It’s a case that has grabbed national headlines and rattled a tight-knit Ohio community: Two high school football players are accused of raping a 16-year-old girl while partying last August, and many community members are calling the investigation a cover-up.

This program contains sexual content. Viewer discretion advised.

Ohio Rape Controversy Consumes Small Town

On the evening of August 11, 2012, authorities say high school students in the small town of Steubenville, Ohio, including many popular football players from the local high school, attended a house party where there was allegedly widespread underage drinking. “What started as an end-of-summer party for a group of teens wound up a national scandal,” Dr. Phil says.

According to witnesses, a 16-year-old girl, who was allegedly drunk, vomiting and barely able to walk, left the party with several males and was allegedly sexually assaulted by two of them while she was unconscious. It has been reported that the young woman learned of the evening's events through friends and social media, and days later, her parents went to authorities with a flash drive containing photos, videos and tweets implicating the accused.

Several days later, high school football players Trent Mayes and Ma’lik Richmond, both16, were arrested for sexual assault and kidnapping. The kidnapping charge was later dropped.

Dr. Phil says media reports of preferential treatment for the players took this story to another level.

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On December 23, 2012, Internet hacker group Anonymous threatened to release information on the high school players allegedly involved in the incident unless a public apology was made to the alleged victim and her family by January 1. When the deadline passed without an apology, Anonymous posted an Instragam photo online of the alleged victim being carried by two males along with a 12-minute video showing one teen joking about the alleged assault. Anonymous also posted the names of other partygoers who were allegedly present and reportedly did not intervene. “Everyone who witnessed it is just as guilty as the people who did it,” Anonymous said via its YouTube channel.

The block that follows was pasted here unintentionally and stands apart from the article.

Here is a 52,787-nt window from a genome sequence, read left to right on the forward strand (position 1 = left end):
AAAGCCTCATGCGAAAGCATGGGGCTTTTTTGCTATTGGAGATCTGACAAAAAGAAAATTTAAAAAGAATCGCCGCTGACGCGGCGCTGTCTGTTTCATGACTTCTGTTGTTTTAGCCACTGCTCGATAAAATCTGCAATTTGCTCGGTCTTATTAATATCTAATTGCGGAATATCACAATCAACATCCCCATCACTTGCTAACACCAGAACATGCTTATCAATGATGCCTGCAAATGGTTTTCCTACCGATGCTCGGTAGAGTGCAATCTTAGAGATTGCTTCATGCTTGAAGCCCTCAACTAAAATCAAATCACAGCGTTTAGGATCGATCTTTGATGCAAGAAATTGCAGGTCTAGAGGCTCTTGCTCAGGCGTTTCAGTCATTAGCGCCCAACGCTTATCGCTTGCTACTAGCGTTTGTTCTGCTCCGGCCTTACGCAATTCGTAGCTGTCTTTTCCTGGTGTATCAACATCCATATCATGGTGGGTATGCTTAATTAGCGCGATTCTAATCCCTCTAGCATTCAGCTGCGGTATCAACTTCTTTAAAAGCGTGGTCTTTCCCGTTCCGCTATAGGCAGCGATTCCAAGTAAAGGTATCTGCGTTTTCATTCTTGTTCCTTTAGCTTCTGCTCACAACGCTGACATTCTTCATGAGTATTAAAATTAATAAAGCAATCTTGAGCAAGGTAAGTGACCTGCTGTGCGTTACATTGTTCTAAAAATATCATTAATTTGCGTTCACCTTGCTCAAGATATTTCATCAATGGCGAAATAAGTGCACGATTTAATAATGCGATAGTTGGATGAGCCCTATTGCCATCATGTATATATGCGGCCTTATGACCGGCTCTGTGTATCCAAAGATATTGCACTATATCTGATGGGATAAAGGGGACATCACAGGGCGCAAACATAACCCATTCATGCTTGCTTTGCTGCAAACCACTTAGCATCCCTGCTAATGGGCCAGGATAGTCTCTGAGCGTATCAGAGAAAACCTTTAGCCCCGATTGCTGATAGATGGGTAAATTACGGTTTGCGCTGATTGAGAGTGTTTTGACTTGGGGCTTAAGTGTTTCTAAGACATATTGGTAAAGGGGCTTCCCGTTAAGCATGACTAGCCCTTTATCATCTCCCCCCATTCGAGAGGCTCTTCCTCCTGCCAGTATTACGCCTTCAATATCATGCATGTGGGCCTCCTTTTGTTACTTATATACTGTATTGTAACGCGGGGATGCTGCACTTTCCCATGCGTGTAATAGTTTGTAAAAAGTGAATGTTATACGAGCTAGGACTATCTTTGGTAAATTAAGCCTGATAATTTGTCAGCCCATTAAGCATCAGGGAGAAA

The community of Steubenville erupted in protests and the school was put on lockdown because of threats. “Will life in Steubenville ever return to normal?” Dr. Phil asks.

Ma’lik Richmond’s attorney, Walter Madison, and crime blogger Alexandria Goddard, who once lived in Steubenville and now reports on national crime, join the show.

Dr. Phil asks how 40 to 50 teenagers were allegedly underage drinking. “Where the hell are the adults in this situation? Why isn’t there supervision? Why do they feel so safe that they can talk about this so openly?”

Jeno is a football player and friends with the accused. “Around Steubenville, being on the high school football team is celebrity status," he says. He maintains that he was not at the party that evening, but he does support his friends. His mother, Jill, says she worries Jeno is having nightmares and will face backlash for standing up for his friends.

“I had someone tweet me that the entire football team should kill ourselves,” Jeno says. “Another threat said all football players need to be lined up and shot in the head.”

Jill says she’s concerned about the safety of the children of Steubenville. “There is so much hate,” she says.

Walter explains why he didn’t want Ma’lik to appear on the show. And, does he think his client can get a fair trial in Steubenville? Plus, watch video referencing the alleged incident that even Walter calls “offensive.”

How does Jeno explain his unquestioned loyalty to his friends — the accused. And, Dr. Phil shares his thoughts on the scandal and the inflammatory tweets.

Chief of Police Bill McCafferty weighs in on the rumors of a similar incident in April. And, does he believe all is being done to seek justice in the August incident? “There is a lot of misinformation out there.” Then, Jefferson County Sheriff Fred Abdalla opens up about the investigation.

“I think parents need to sit down with boys and say, ‘Look, there are boundaries.’ And boys, you have to avoid even the appearance of impropriety.”

Robin Sax, a formal prosecutor specializing in sex crimes against children, worries that raping a drunk girl can make for the perfect crime. And, Dr. Phil shares his most serious concerns.

Jill fiercely defends her town and her son’s allegiance to his friends.

Dr. Phil tells parents to talk to their children about underage drinking and helping a friend in trouble — and encourages young men to hold themselves to a higher standard. He closes on a note about the town: “Don’t paint Steubenville with this brush. This is a good community.”

Extra Content

  • Walter Madison
  • Alexandria Goddard
  • Chief of Police Bill McCafferty
  • Jefferson County Sheriff Fred Abdalla
  • Robin Sax